Fibroids and Mental Health Addressing Anxiety and Depression from Fibroids

Fibroids can affect various aspects of your mental health and overall wellness, from simply adding more stress to your life to exacerbating symptoms caused by clinical depression. Mental health, characterized by an individual’s ability to cope and manage life’s typical stressors effectively, is closely intertwined with physical health. For example, women with uterine fibroids are more likely to experience depression and anxiety at higher rates than women without fibroids.¹ 

Although fibroids can exacerbate mood disturbances, they do not necessarily lead to clinical depression or anxiety disorders. There can be an overlap in symptoms, but the difference lies in the severity, duration, and impairment in functioning. Conditions such as clinical depression and anxiety disorders involve persistent and pervasive patterns of symptoms significantly interfering with daily life, relationships, and work. It’s not a temporary feeling that will disappear but conditions often requiring professional intervention and treatment.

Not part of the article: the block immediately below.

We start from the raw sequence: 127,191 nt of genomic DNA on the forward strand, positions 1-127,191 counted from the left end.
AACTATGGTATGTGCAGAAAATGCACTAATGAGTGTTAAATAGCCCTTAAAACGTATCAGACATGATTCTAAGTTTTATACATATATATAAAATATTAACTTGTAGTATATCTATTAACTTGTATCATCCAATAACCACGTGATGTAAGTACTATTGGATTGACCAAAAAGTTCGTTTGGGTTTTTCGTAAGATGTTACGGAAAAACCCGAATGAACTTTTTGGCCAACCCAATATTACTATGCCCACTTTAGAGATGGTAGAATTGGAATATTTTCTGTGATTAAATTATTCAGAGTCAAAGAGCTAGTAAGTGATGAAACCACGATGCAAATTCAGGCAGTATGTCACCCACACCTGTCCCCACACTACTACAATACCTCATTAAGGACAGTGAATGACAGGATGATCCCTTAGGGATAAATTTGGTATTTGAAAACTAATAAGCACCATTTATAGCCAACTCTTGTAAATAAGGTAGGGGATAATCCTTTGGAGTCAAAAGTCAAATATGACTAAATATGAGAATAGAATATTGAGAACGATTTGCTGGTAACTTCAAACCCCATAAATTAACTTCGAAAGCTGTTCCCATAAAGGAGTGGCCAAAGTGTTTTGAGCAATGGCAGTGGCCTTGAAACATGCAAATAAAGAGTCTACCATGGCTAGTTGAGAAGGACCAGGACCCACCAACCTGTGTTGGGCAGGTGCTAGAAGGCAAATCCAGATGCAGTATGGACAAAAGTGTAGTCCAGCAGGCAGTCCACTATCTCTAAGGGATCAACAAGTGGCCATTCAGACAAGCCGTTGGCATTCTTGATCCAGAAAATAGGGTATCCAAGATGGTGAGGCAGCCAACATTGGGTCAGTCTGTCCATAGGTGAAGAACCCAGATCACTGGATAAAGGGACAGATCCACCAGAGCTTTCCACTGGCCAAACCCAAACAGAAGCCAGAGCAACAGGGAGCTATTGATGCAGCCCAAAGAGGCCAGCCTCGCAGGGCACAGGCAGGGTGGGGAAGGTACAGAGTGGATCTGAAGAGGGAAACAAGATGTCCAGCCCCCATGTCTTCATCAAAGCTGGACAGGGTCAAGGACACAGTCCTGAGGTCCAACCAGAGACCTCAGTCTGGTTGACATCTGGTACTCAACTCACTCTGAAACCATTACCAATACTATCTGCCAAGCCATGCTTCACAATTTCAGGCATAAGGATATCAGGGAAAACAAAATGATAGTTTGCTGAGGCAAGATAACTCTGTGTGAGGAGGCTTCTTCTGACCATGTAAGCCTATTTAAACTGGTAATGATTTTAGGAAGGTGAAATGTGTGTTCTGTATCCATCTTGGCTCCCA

For treating clinical depression or anxiety disorders, work with a therapist or psychiatrist who can work with you to determine how to best manage your symptoms. If you also think you have fibroids, consult a medical professional about the best treatment for you, especially if it’s severely impacting your mental health. It’s essential to differentiate between feeling low because of fibroids and experiencing clinical depression. While fibroids can affect your mental health, they don’t necessarily lead to clinical depression.


Symptoms of Fibroids

Fibroids can significantly impact mental health and well-being to varying degrees. Understanding the relationship between fibroids and mental health involves recognizing how physical symptoms can affect emotional and psychological states. For many individuals, the stress caused by fibroid symptoms can lead them to feel overwhelmed and discouraged, emphasizing the need for timely diagnosis and management.

You may have fibroids if you experience a combination of the following symptoms:

  • Heavy bleeding
  • Frequent urination
  • Pain during sex
  • Bloating

Some women who have fibroids may only experience mild symptoms. However, many women experience symptoms severe enough to impact their day-to-day lives. The severity of this impact can negatively affect their mental health, magnifying feelings of anxiety and depression.